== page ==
LISTEN: Christianity: What Sets It Apart? (Understanding World Religions #VA1 with Daniel Whyte III)

Daniel Whyte III
Daniel Whyte III

Welcome to the “Understanding World Religions” podcast. This is episode number 5. My name is Daniel Whyte III, president of Gospel Light Society International. The simple purpose of this podcast is to help you become informed about the various religious beliefs that exist in the world today. In the interest of full disclosure, I am a Christian and I do believe that Jesus Christ is the Son of God and the Savior of the world. However, I do have two degrees in Religion and with the knowledge of all these religions, I have chosen to be and remain a Christian.

Religion is the driving force behind much of what happens in the world today — particularly when it comes to the “big three” religions — Judaism, Christianity, and Islam. Religious differences have and continue to spark wars, create nations, and spawn ongoing conflict — along with doing much good — down through the centuries. No matter what religion you adhere to (or even if you claim that you don’t adhere to any religion at all), you need to have a basic understanding of the world’s religions in order to understand what is happening in the world today so that you can be better informed and a more useful citizen of your nation and of the world. Without some knowledge of religion, you will not understand the underpinnings of what is happening in an increasingly global society.

Our quote for today is from C.S. Lewis. He said, “Aim at heaven and you will get earth thrown in. Aim at earth and you get neither.”

In this podcast, we are making our way through Garry R. Morgan’s book, “Understanding World Religions in 15 Minutes a Day.” Garry Morgan is a Professor of Intercultural Studies at Northwestern College. He served with World Venture for 20 years in Kenya, Ethiopia, Uganda, and Tanzania.

Our topic for today is, “Christianity: What Sets It Apart?”

“Christianity isn’t a religion, it’s a relationship!” We often hear this when someone’s trying to set Christianity apart from “religion.” Is it accurate? Is this the characteristic that makes Christianity unique? And if not, what does?

Based on our description of religion, Christianity clearly fits the definition. It is an organized system of belief and practice that answers ultimate questions and guides daily life. But why have we come to think of religion as a negative term in the first place?

Due to historical abuses, we tend to view it as something artificial or without true meaning. However, the New Testament uses the term in James 1:27 with the adjectives pure and undefiled. Religion can become tradition without meaning, yet that isn’t the fault of religion itself— responsibility would belong with those who wrongly practice a given faith.

So believers could say that Christianity is the religious expression of our relationship with Jesus Christ. Our faith uses the Bible to answer ultimate questions about God and life. Because the Christian’s relationship with God through Christ is lived out with other followers of Jesus (what the New Testament calls “the body of Christ”), we worship and engage in other activities as a unified group, and this also is what characterizes religion.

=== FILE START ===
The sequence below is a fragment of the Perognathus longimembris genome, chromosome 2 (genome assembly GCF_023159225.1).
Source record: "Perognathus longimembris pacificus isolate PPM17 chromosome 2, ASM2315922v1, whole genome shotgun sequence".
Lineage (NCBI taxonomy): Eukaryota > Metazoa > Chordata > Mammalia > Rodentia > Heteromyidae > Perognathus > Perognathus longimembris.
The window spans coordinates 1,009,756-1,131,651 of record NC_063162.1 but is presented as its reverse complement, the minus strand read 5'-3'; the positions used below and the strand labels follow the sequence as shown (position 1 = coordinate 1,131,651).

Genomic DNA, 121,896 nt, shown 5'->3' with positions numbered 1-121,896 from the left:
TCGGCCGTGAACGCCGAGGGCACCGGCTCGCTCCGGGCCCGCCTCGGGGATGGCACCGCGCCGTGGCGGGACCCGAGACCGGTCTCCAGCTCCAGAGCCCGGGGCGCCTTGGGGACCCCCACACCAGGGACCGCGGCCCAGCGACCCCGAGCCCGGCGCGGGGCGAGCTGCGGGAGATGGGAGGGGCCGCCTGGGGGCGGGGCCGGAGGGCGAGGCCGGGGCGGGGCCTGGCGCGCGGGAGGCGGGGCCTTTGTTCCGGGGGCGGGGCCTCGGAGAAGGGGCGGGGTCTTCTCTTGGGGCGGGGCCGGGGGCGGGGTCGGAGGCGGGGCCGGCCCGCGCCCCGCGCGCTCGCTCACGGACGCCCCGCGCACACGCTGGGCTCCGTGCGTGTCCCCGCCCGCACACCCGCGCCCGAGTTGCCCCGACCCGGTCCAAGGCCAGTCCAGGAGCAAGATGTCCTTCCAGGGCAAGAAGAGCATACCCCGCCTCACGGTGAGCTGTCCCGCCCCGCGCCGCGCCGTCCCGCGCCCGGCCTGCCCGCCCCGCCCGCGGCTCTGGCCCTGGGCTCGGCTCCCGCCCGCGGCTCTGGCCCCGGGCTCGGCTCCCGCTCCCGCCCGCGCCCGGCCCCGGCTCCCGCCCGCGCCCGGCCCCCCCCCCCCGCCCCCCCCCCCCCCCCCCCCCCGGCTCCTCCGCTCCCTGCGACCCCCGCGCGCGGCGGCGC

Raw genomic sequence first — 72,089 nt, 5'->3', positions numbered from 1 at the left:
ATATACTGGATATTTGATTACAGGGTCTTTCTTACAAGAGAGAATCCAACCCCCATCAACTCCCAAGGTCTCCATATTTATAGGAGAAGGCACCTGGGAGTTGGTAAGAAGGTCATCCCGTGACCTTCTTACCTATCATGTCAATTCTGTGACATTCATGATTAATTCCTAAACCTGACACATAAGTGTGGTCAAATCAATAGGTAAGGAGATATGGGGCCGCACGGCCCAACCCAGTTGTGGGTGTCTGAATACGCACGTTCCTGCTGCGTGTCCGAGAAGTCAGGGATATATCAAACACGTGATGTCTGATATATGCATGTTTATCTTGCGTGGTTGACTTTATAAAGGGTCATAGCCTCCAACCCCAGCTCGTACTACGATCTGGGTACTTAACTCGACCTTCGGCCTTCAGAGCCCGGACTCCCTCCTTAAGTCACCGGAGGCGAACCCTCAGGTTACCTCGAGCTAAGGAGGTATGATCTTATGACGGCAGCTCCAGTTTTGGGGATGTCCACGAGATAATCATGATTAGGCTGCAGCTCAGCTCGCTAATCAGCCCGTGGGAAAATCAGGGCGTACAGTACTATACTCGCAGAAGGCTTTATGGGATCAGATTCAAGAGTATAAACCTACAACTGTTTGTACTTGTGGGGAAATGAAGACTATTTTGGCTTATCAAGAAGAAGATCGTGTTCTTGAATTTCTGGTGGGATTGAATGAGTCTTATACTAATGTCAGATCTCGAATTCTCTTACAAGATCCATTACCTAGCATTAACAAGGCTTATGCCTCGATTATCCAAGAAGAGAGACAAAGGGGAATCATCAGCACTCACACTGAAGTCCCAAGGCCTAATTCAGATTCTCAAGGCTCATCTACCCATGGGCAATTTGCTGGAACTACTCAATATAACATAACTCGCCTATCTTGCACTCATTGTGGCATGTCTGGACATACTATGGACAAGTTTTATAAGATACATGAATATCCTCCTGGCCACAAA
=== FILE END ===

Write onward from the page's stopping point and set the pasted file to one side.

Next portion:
Also, regarding the “religion vs. relationship” debate, we should keep in mind that other religious systems claim a relationship with the god or gods they revere and worship. The Qur’an says, “God is nearer [to a man] than [his] jugular vein”. The Bha-ga-vad Gita describes an incarnation of the god Krishna who helps a warrior king make significant life decisions. Many animists maintain relationships with ancestral spirits.

If relationship itself is not what makes Christianity unique, what does? Starting with stating the obvious, Jesus of Nazareth is the most compelling religious figure of all time. Historians, scholars, and even leaders of other religions widely acknowledge and admire (although sometimes distort) the unique quality of his life and teachings.

For the Christian, however, it is not Jesus’ teachings or even his earthly life that are most important. We look to Jesus not just as a gifted teacher and moral example but as our Savior. His death and resurrection are the watershed events that stand at the center of our faith. By them, Jesus established the truth of his claim to be God’s unique Son— fully human and fully divine— and provided the means of salvation for humankind, separated from God by sin.

Another way to describe the faith’s uniqueness is with the word grace. Grace means giving someone something they don’t deserve. Because the God of the Bible is a God of grace, he takes the first step to repair our relationship with him after disobedience (sin). Because of grace, God provides the way of salvation in Jesus, who takes our punishment for wrongdoing. Because of grace, God can be both just (punishing sin) and forgiving (removing sin).

All other religious systems believe the main responsibility for solving life’s problems rests upon people. Christianity reveals and demonstrates that we cannot set things right by our own efforts, which makes grace all the more astounding and precious.

Historically, the Christian church is widely regarded to have begun on the day of Pentecost (described in Acts 2). It spread widely and grew quickly over the next several centuries. Early on, even as seen within the pages of the New Testament, it began developing religious forms. Initially, these were heavily influenced by Judaism. The first Christians worshiped in the Jewish temple in Jerusalem and used the Hebrew Scriptures we now call the Old Testament.